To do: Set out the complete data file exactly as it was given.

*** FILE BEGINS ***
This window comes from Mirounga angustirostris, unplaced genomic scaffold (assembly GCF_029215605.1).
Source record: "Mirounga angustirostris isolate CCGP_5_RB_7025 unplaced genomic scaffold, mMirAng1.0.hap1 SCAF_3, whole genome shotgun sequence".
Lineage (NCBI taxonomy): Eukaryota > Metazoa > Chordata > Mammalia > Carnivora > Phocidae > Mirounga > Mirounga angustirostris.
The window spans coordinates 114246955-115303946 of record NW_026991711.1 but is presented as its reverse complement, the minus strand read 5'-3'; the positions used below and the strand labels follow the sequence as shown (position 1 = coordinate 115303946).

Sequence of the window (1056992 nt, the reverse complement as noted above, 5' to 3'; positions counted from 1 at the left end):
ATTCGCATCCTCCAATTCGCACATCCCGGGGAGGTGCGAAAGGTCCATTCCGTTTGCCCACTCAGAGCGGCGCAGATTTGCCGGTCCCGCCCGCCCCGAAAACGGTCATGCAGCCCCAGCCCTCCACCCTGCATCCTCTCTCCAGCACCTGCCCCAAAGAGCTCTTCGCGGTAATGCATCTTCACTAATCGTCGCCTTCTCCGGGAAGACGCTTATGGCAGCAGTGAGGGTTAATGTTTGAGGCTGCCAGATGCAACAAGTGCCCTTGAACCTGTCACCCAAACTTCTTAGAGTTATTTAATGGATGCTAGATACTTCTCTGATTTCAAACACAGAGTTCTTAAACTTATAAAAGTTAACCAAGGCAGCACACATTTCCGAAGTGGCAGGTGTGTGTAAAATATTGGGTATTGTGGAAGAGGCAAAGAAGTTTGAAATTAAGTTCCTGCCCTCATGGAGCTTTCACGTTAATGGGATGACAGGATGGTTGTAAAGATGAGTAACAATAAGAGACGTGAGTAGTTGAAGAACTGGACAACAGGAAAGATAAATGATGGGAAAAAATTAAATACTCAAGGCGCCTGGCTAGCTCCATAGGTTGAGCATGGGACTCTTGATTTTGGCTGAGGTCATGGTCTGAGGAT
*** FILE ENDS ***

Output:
This window comes from Mirounga angustirostris, unplaced genomic scaffold (assembly GCF_029215605.1).
Source record: "Mirounga angustirostris isolate CCGP_5_RB_7025 unplaced genomic scaffold, mMirAng1.0.hap1 SCAF_3, whole genome shotgun sequence".
Lineage (NCBI taxonomy): Eukaryota > Metazoa > Chordata > Mammalia > Carnivora > Phocidae > Mirounga > Mirounga angustirostris.
The window spans coordinates 114246955-115303946 of record NW_026991711.1 but is presented as its reverse complement, the minus strand read 5'-3'; the positions used below and the strand labels follow the sequence as shown (position 1 = coordinate 115303946).

Sequence of the window (1056992 nt, the reverse complement as noted above, 5' to 3'; positions counted from 1 at the left end):
ATTCGCATCCTCCAATTCGCACATCCCGGGGAGGTGCGAAAGGTCCATTCCGTTTGCCCACTCAGAGCGGCGCAGATTTGCCGGTCCCGCCCGCCCCGAAAACGGTCATGCAGCCCCAGCCCTCCACCCTGCATCCTCTCTCCAGCACCTGCCCCAAAGAGCTCTTCGCGGTAATGCATCTTCACTAATCGTCGCCTTCTCCGGGAAGACGCTTATGGCAGCAGTGAGGGTTAATGTTTGAGGCTGCCAGATGCAACAAGTGCCCTTGAACCTGTCACCCAAACTTCTTAGAGTTATTTAATGGATGCTAGATACTTCTCTGATTTCAAACACAGAGTTCTTAAACTTATAAAAGTTAACCAAGGCAGCACACATTTCCGAAGTGGCAGGTGTGTGTAAAATATTGGGTATTGTGGAAGAGGCAAAGAAGTTTGAAATTAAGTTCCTGCCCTCATGGAGCTTTCACGTTAATGGGATGACAGGATGGTTGTAAAGATGAGTAACAATAAGAGACGTGAGTAGTTGAAGAACTGGACAACAGGAAAGATAAATGATGGGAAAAAATTAAATACTCAAGGCGCCTGGCTAGCTCCATAGGTTGAGCATGGGACTCTTGATTTTGGCTGAGGTCATGGTCTGAGGAT